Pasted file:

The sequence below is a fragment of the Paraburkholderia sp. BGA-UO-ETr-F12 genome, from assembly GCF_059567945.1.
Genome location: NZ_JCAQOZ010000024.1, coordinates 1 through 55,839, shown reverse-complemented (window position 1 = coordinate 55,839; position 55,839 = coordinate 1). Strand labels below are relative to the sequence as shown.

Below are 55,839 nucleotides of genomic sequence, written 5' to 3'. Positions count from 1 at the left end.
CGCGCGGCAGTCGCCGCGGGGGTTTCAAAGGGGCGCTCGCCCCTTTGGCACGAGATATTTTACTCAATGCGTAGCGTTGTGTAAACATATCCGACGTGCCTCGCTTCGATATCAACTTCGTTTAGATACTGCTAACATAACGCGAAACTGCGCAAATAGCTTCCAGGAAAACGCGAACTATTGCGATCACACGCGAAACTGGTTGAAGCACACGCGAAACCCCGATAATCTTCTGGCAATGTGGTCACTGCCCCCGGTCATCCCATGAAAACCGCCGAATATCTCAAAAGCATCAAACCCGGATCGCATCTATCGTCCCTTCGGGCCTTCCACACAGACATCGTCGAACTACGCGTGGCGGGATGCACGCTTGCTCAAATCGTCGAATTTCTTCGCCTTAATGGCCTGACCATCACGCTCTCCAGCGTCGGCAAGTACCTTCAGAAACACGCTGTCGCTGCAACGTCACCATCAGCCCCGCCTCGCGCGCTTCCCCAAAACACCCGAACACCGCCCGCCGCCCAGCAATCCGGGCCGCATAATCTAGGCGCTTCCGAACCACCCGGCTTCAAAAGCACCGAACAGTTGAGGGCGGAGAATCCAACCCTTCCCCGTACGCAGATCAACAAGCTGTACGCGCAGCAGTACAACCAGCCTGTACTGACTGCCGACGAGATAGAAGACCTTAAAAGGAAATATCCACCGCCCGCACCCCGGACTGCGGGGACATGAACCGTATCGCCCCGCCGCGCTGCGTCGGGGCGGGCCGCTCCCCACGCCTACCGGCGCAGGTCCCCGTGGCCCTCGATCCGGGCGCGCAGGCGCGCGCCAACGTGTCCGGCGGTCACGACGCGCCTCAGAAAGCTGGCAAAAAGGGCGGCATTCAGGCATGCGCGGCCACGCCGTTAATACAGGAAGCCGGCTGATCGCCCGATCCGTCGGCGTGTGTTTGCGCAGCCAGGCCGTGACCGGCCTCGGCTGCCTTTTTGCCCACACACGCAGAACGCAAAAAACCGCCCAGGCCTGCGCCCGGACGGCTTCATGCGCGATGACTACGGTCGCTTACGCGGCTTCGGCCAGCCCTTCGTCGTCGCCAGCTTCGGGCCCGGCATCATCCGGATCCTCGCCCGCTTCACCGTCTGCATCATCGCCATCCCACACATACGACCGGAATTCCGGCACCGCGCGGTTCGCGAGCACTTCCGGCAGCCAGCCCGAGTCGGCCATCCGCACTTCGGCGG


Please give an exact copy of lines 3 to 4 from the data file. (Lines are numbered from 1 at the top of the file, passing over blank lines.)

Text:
Below are 55,839 nucleotides of genomic sequence, written 5' to 3'. Positions count from 1 at the left end.
CGCGCGGCAGTCGCCGCGGGGGTTTCAAAGGGGCGCTCGCCCCTTTGGCACGAGATATTTTACTCAATGCGTAGCGTTGTGTAAACATATCCGACGTGCCTCGCTTCGATATCAACTTCGTTTAGATACTGCTAACATAACGCGAAACTGCGCAAATAGCTTCCAGGAAAACGCGAACTATTGCGATCACACGCGAAACTGGTTGAAGCACACGCGAAACCCCGATAATCTTCTGGCAATGTGGTCACTGCCCCCGGTCATCCCATGAAAACCGCCGAATATCTCAAAAGCATCAAACCCGGATCGCATCTATCGTCCCTTCGGGCCTTCCACACAGACATCGTCGAACTACGCGTGGCGGGATGCACGCTTGCTCAAATCGTCGAATTTCTTCGCCTTAATGGCCTGACCATCACGCTCTCCAGCGTCGGCAAGTACCTTCAGAAACACGCTGTCGCTGCAACGTCACCATCAGCCCCGCCTCGCGCGCTTCCCCAAAACACCCGAACACCGCCCGCCGCCCAGCAATCCGGGCCGCATAATCTAGGCGCTTCCGAACCACCCGGCTTCAAAAGCACCGAACAGTTGAGGGCGGAGAATCCAACCCTTCCCCGTACGCAGATCAACAAGCTGTACGCGCAGCAGTACAACCAGCCTGTACTGACTGCCGACGAGATAGAAGACCTTAAAAGGAAATATCCACCGCCCGCACCCCGGACTGCGGGGACATGAACCGTATCGCCCCGCCGCGCTGCGTCGGGGCGGGCCGCTCCCCACGCCTACCGGCGCAGGTCCCCGTGGCCCTCGATCCGGGCGCGCAGGCGCGCGCCAACGTGTCCGGCGGTCACGACGCGCCTCAGAAAGCTGGCAAAAAGGGCGGCATTCAGGCATGCGCGGCCACGCCGTTAATACAGGAAGCCGGCTGATCGCCCGATCCGTCGGCGTGTGTTTGCGCAGCCAGGCCGTGACCGGCCTCGGCTGCCTTTTTGCCCACACACGCAGAACGCAAAAAACCGCCCAGGCCTGCGCCCGGACGGCTTCATGCGCGATGACTACGGTCGCTTACGCGGCTTCGGCCAGCCCTTCGTCGTCGCCAGCTTCGGGCCCGGCATCATCCGGATCCTCGCCCGCTTCACCGTCTGCATCATCGCCATCCCACACATACGACCGGAATTCCGGCACCGCGCGGTTCGCGAGCACTTCCGGCAGCCAGCCCGAGTCGGCCATCCGCACTTCGGCGG